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Allergy Longevity and Age Management Skin-Hair

Studies suggest Chinese herbal medicines can relieve eczema

14 years, 6 months ago

11204  0
Posted on Mar 20, 2009, 8 a.m. By gary clark

Two recent studies have shown that drinking Chinese herbal tea, soaking in an herbal bath and using an herbal cream, can relieve the dry itchy skin associated with severe eczema.

Researcher Dr. Julia Wisniewski of Mount Sinai Hospital in New York and her colleagues studied 14 childen who had persistent eczema. Each child was treated with Chinese medicine at the Ming Qi Natural Health Center in Manhattan between August 2006 and May 2008. Treatments included consuming Erka Shizheng Herbal Tea twice a day. In addition, they soaked in an herbal bath for 20 minutes daily and used an herbal cream, which they applied to their skin two or three times a day. The childen also underwent acupunture treatment.

When the study began, more than half of the children had severe symptoms, based on a scale dermatologists use to measure eczema severity. After just eight months, most had mild symptoms. "Improvement in symptoms and quality of life was seen as early as three months," Dr. Wisniewski says. The participants also reduced their use of steriods, antibiotics and antihistamines within the first three months of being treated with the traditional Chinese medicine. According to Dr. Wisniewski, "The herbal treatments proved safe, with no abnormalities in liver and kidney function observed. Chinese medicine is a very good alternative to conventional therapy for children with eczema." Children who had an allergy to cats, eggs or elm as toddlers are at an increased risk of developing eczema by the age of 4. Dr. Wisniewski also notes that eczema sufferers often continue to have flare-ups even after a decade of using steriods and immune-suppressing agents.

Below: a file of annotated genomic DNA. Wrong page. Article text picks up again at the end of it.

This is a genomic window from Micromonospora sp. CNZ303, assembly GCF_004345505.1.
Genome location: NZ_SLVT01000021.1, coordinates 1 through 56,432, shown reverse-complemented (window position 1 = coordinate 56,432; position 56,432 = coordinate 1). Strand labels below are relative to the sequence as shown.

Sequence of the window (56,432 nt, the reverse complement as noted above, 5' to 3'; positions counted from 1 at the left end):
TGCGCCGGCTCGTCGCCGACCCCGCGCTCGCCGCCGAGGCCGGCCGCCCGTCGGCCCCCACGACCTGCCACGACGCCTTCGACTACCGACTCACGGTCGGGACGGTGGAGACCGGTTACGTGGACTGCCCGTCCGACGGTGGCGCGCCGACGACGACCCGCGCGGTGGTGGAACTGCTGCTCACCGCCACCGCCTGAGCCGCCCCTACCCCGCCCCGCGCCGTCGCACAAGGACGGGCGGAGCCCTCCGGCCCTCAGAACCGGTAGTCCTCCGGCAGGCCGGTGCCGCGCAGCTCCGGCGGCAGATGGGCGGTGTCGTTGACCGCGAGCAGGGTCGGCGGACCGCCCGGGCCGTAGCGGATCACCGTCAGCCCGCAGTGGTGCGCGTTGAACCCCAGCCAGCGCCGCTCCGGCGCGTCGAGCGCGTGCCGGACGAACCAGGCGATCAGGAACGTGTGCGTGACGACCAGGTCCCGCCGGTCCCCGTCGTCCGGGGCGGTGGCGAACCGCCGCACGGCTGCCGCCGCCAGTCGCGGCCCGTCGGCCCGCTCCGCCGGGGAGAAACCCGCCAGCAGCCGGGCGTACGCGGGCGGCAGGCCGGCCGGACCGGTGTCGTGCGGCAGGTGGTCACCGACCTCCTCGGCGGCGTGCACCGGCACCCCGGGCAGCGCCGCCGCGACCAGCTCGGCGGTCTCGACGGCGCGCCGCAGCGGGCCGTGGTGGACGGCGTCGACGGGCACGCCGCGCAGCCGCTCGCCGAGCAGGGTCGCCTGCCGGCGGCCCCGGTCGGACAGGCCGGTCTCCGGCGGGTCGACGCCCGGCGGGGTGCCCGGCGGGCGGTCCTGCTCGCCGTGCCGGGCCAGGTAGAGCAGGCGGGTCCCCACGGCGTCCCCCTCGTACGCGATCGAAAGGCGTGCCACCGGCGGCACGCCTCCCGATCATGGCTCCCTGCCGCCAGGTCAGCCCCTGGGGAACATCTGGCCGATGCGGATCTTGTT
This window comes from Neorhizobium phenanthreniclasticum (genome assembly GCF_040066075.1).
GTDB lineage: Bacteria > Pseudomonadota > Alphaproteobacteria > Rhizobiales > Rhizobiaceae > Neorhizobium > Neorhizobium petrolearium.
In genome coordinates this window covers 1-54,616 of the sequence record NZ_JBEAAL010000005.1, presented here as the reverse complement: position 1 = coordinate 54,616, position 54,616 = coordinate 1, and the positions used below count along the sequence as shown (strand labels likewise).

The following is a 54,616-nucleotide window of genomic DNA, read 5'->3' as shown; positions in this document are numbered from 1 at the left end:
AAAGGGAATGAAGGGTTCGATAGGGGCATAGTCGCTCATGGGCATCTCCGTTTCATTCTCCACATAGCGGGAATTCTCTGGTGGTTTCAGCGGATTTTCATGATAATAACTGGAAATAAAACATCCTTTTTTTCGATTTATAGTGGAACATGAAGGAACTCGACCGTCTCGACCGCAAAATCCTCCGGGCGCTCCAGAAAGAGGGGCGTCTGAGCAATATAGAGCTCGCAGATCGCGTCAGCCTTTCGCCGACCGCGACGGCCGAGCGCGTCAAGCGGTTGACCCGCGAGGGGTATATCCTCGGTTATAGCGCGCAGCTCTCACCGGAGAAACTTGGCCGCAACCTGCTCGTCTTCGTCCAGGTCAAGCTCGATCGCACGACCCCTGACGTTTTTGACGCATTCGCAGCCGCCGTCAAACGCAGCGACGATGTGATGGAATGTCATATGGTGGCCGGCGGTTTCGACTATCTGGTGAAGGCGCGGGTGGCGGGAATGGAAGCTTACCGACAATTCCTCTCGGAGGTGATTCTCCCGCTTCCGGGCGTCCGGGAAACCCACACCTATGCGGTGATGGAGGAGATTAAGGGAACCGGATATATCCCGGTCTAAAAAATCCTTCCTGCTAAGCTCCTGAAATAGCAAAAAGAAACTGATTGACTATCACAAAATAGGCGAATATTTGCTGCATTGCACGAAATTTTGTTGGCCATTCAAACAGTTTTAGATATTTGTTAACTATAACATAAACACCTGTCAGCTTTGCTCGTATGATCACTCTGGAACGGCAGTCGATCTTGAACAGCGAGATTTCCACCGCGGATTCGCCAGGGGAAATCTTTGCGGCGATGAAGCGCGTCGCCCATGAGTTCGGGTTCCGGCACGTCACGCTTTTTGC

Adults with eczema can also benefit from traditional Chinese medicine, according to Japanese researchers who studied 274 men and women with long-term eczema. Close to one third had patches of chronically itchy, dry, inflamed skin over at least 10 percent of their bodies. According to Dr. Yoshiteru Shimoide, head of the Yoshiteru Shimoide Clinic of Internal Medicine in Kagoshima City, "Medicinal Chinese herbal remedies were selected and administered in accordance with the sufferer's symptoms - an approach known as Sho in oriental medicine." The study found that after just four months of treatment, 87 percent of the patients were symptom-free, with an additional 12 percent showing significant improvement.

News Release: Can Chinese herbs relieve eczema?   March 17, 2009

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